Regarding temperature - many (maybe all?) of the external sensors that screw on the valve stem don't measure the actual air temperature in the tire but instead derive the temperature from the pressure. That is what Pressure Pro does.

Because of water vapor in the air in the tire that causes the pressure to not follow the Ideal Gas Law this doesn't provide a very accurate temperature. However the temperature increase of one tire compared to the others can alert you to a problem.

If they do actually measure the air tempeature at the valve stem the lack of accuracy is the same and an increase in temperature of one tire compared to the others is still a valuable alert.
Clay (WA5NMR), Lee (Wife), Katie & Kelli (cats), Sali (toy poodle)
Settled down after full timing for eleven years and snowbirding for one year in a 2004 Winnebago 35N Sightseer, Workhorse W 20 Chassis. Honda toad

Jeff

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Re: good tire pressure monitor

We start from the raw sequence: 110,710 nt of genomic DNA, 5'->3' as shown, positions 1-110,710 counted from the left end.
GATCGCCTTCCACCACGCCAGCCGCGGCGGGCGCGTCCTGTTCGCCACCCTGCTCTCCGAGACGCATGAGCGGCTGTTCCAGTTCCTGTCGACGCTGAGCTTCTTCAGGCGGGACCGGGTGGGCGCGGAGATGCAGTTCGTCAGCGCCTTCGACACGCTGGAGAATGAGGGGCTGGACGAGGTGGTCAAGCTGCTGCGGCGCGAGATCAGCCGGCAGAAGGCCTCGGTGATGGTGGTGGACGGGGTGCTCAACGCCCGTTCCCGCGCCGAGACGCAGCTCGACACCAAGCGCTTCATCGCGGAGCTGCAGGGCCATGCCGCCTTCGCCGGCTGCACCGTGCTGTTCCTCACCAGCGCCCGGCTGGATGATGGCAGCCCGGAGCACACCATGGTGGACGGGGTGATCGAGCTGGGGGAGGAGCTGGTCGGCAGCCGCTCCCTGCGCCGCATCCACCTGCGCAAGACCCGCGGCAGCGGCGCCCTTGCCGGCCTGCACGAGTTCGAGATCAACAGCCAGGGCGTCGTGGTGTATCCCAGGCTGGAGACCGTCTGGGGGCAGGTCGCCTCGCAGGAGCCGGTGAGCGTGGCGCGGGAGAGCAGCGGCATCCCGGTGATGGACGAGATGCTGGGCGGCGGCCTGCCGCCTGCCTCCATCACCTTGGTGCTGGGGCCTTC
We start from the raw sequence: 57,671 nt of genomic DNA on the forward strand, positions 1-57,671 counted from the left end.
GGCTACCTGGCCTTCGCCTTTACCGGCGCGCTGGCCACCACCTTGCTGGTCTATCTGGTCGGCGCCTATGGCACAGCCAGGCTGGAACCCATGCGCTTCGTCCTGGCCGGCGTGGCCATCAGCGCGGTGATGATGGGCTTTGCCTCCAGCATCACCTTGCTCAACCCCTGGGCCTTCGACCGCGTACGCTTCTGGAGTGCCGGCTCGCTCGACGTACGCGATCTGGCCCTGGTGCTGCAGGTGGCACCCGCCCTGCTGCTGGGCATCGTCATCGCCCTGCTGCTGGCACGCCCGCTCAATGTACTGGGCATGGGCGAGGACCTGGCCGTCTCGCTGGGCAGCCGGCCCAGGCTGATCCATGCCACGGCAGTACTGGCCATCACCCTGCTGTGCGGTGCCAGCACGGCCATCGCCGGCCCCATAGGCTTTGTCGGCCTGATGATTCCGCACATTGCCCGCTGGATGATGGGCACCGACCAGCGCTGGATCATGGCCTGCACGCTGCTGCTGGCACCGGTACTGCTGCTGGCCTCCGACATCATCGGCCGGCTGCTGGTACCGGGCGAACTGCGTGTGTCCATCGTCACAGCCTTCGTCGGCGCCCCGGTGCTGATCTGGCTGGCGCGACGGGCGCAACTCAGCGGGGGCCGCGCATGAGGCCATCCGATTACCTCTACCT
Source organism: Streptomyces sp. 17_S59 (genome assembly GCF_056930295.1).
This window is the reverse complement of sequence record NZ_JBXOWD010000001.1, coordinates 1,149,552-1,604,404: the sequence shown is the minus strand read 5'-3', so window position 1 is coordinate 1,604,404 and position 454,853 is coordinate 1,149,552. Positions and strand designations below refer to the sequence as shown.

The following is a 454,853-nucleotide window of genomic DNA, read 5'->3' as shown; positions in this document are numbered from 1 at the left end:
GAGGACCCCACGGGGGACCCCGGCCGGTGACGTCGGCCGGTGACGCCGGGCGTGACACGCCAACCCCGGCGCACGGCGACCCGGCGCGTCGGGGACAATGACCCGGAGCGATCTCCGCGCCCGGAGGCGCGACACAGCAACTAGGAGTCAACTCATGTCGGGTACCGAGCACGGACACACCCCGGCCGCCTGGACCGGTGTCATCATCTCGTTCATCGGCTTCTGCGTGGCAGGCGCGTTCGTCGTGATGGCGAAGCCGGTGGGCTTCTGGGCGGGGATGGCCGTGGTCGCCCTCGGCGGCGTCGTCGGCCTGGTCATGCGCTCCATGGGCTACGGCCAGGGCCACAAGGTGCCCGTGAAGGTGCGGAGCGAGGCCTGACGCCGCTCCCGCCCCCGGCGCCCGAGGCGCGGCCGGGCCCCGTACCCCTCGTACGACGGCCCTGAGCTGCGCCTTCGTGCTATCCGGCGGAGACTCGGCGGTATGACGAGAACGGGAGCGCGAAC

« Reply #7 on: March 02, 2012, 12:00:29 PM »
Clay:

Pressure Pro has a temp indicator?

Kamper Dave

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Re: good tire pressure monitor
« Reply #8 on: March 02, 2012, 12:34:47 PM »
The Tire Minder has worked well for us. The signal booster is a must.
See the Youtube video below:

http://www.youtube.com/watch?v=uGYzD72qu4c&feature=channel

Kamper Dave
Crossroads Cruiser CF31RE10
2012 RAM 3500 ST

Luca1369

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Re: good tire pressure monitor
« Reply #9 on: March 02, 2012, 01:37:38 PM »
I prefer my TST system with tire pressure and tire temp. Great customer service too.

I've been using a TST for about 2.5 years and I have no complaints.  The new ones have replaceable batteries in the sensors!
Steve
1990 Fleetwood Southwind 36'
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For my part, I travel not to go anywhere, but to go.
I travel for travel's sake. The great affair is to move.
Robert Louis Stevenson

A good traveller has no fixed plans and is not intent on arriving.
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Terry A. Brewer

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Re: good tire pressure monitor
« Reply #10 on: March 02, 2012, 02:22:27 PM »
Clay:

Pressure Pro has a temp indicator?

Jeff

My Pressure Pro's wired to my SilverLeaf shows temperatures.